|Prime Minister Raila and President Kibaki|
By Kipchumba Some
Two years after Kenya sunk to her lowest point and was being mentioned alongside failed states like Somalia and Sudan, international community has expressed its faith in the country.
Kenya has been ranked among the best 100 countries by an internationally reputed magazine, Newsweek. It was ranked the best country in East Africa, eighth in Africa and 87th overall, out of 194 UN countries.
Coming just days after embarking on a journey of national renewal by passing the new Constitution, the ranking is an image booster for the country internationally.
In it’s first ever such ranking, the latest issue of Newsweek placed Kenya above East African neighbours Tanzania, Uganda and Ethiopia. East Africa’s most hyped nation, Rwanda, was not listed.
At position 67, Tunisia is the leading African country followed by Morocco, Egypt, Botswana, South Africa, Algeria and Ghana, in that order.
The magazine used several factors including quality of life, economic dynamism, education, healthcare, transparency and political environment in the ranking.
Finland emerged the overall winner with world’s superpower, the US, ranked eleventh. Switzerland was second overall, followed by Sweden, Australia and Luxemburg.
None at top tenIn its editorial Newsweek stated: "The list shows the best countries tend to be small, rich
and safe. It also shows there are many plenty of ways to look at it."
Although no African country made it to the top ten, the continent can take solace that its countries appeared alongside the best in the world.
Other African countries that featured in the list include Madagascar, Senegal, Mozambique, Zambia, Cameroon, Nigeria and Burkina Faso in that order. Most of these countries are synonymous with dictatorship, conflict and corruption.
Were it not for the local political turmoil, Kenya would have possibly ranked better as alluded to by Newsweek’s Rana Foroohar who wrote: "Our list represent a snapshot of how countries looked in 2008 and 2009, rather than a historic or predictive view — a country like Thailand or Kenya, for example, may have scored higher on political stability two years ago than it would today."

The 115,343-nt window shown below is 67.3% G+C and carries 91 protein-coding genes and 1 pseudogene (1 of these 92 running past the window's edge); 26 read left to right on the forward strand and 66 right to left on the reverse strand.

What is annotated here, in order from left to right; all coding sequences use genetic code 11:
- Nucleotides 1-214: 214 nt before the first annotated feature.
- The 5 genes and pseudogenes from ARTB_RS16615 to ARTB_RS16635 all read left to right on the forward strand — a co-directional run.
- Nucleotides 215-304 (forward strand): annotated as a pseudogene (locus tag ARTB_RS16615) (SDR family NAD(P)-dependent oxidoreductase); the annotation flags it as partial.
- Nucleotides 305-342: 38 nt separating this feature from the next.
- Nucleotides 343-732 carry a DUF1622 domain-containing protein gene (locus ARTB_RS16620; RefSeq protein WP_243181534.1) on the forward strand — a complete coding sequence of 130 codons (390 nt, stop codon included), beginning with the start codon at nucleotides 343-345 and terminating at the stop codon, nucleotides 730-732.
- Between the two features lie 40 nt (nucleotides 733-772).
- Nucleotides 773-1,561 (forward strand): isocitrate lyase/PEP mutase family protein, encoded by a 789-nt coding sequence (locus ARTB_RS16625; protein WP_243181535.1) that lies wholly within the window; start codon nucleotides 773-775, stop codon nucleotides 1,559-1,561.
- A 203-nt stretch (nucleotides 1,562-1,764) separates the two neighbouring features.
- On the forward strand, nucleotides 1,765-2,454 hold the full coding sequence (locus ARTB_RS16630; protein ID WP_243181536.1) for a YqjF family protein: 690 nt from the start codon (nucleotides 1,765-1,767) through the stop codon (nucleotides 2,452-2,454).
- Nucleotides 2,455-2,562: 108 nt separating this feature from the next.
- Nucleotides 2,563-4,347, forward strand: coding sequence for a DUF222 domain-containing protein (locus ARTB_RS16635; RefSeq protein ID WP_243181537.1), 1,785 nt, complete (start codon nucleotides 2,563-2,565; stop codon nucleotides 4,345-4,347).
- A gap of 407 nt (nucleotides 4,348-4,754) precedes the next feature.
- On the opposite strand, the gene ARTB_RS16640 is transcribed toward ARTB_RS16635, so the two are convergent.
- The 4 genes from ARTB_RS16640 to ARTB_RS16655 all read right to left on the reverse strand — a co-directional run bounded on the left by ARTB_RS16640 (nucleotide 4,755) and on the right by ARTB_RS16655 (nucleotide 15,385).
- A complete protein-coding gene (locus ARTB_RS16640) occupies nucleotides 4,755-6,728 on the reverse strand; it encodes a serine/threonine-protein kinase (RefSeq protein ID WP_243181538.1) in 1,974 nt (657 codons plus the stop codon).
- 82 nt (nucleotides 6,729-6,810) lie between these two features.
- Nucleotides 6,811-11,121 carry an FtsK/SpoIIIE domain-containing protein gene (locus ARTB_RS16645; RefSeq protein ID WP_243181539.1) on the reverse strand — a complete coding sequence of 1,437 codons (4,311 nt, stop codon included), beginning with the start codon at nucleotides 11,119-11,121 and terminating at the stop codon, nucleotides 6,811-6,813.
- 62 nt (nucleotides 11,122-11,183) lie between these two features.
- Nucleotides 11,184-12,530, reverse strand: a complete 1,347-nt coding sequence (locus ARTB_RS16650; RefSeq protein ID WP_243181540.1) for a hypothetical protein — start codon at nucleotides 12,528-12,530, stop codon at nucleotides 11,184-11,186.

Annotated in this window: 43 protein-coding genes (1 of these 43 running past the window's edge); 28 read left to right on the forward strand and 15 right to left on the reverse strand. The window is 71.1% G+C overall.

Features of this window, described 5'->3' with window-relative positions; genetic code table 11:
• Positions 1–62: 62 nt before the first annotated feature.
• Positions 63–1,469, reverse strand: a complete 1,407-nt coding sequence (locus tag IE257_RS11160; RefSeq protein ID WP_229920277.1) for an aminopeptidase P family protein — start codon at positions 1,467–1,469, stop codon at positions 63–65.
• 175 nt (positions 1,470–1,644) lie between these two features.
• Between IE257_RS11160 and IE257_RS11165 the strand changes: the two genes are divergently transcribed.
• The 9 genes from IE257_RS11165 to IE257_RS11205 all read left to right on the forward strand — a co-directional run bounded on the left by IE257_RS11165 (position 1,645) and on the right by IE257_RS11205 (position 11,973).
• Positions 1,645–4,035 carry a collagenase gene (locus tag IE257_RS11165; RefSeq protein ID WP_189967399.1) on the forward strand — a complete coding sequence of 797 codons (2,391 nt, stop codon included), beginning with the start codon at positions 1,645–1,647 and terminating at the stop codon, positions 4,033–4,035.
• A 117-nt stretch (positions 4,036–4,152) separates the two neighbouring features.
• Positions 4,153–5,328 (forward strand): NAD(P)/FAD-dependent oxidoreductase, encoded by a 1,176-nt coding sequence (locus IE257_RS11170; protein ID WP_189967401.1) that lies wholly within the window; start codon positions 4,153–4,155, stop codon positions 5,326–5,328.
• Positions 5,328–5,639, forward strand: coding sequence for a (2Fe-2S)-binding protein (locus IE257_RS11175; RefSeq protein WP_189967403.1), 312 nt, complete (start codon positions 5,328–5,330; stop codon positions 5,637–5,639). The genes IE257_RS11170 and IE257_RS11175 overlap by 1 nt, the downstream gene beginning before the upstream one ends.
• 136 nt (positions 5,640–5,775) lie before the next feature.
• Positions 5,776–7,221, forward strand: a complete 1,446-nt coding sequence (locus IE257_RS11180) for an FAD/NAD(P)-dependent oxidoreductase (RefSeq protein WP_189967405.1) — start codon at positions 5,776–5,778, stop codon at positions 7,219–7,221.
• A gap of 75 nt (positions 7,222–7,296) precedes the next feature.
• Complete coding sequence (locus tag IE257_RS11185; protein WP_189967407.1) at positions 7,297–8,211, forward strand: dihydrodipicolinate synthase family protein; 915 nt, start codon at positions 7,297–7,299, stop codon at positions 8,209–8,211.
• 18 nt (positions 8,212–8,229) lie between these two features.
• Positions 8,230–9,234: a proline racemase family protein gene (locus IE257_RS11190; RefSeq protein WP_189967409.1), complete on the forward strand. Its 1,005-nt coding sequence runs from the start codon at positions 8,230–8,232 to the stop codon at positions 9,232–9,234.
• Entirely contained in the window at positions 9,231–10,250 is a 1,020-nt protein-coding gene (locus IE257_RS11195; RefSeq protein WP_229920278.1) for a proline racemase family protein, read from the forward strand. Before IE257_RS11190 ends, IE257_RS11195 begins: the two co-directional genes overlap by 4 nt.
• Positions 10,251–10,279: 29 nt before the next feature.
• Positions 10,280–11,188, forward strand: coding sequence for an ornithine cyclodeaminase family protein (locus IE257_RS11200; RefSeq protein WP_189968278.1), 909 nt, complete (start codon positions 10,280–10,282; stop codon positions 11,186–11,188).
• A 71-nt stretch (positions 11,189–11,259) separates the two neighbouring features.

Northern African countries excelled in indices such as education, health, economic competitiveness and quality of life.
South Africa and Ghana have ranked high because of the competitive economies, transparency and political stability. The two recently held peaceful elections and smooth transfer of power.
Instil dictatorshipRwanda, which has drawn plaudits for its booming economy, must have been left out based on democracy and transparency indices. President Paul Kagame has been accused of trying to instil dictatorship in the country.
On education, Finland once again topped followed by South Korea. Analysis by Mona Mourshed and Fenton Whelan of McKinsey consultancy group must be encouraging to President Kibaki for his 2003 flagship Free Primary Education programme.
"First, get children in to school early. High-quality pre-schooling does more for a child’s chances in school than any other educational intervention," they stated.
Among upper-middle-income countries, former Soviet-bloc states ruled the roost. Kazakhstan was first followed by Poland, Cuba and Latvia. Lithuania was sixth, Russia seventh while Bulgaria was tenth.
Explanation behind this performance is that these countries place high priorities on science and math subjects. Kenyan students have been performing dismally in these subjects in national exams.
On healthcare system success, Japan took the lead.
On transparency, where African countries are not known to shine, none of them makes to the main list of analysis. This is mainly because the analysts looked at the vice in the main markets.